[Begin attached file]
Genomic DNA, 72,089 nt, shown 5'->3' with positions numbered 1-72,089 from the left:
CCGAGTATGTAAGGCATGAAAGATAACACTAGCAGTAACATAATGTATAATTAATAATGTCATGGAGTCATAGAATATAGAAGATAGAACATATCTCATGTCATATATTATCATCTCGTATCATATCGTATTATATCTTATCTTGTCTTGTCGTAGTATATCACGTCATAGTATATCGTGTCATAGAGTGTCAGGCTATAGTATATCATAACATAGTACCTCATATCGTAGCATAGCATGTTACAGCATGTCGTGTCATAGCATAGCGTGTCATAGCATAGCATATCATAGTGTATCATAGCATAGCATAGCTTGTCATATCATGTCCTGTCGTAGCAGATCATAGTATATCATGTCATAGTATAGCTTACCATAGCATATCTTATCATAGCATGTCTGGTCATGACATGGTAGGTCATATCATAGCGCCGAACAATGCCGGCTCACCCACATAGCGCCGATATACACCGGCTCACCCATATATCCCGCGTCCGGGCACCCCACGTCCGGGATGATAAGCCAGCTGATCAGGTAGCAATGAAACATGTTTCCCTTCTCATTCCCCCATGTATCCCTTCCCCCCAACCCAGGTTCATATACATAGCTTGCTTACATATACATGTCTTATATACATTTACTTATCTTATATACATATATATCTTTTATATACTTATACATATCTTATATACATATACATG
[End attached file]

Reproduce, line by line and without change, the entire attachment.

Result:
Genomic DNA, 72,089 nt, shown 5'->3' with positions numbered 1-72,089 from the left:
CCGAGTATGTAAGGCATGAAAGATAACACTAGCAGTAACATAATGTATAATTAATAATGTCATGGAGTCATAGAATATAGAAGATAGAACATATCTCATGTCATATATTATCATCTCGTATCATATCGTATTATATCTTATCTTGTCTTGTCGTAGTATATCACGTCATAGTATATCGTGTCATAGAGTGTCAGGCTATAGTATATCATAACATAGTACCTCATATCGTAGCATAGCATGTTACAGCATGTCGTGTCATAGCATAGCGTGTCATAGCATAGCATATCATAGTGTATCATAGCATAGCATAGCTTGTCATATCATGTCCTGTCGTAGCAGATCATAGTATATCATGTCATAGTATAGCTTACCATAGCATATCTTATCATAGCATGTCTGGTCATGACATGGTAGGTCATATCATAGCGCCGAACAATGCCGGCTCACCCACATAGCGCCGATATACACCGGCTCACCCATATATCCCGCGTCCGGGCACCCCACGTCCGGGATGATAAGCCAGCTGATCAGGTAGCAATGAAACATGTTTCCCTTCTCATTCCCCCATGTATCCCTTCCCCCCAACCCAGGTTCATATACATAGCTTGCTTACATATACATGTCTTATATACATTTACTTATCTTATATACATATATATCTTTTATATACTTATACATATCTTATATACATATACATG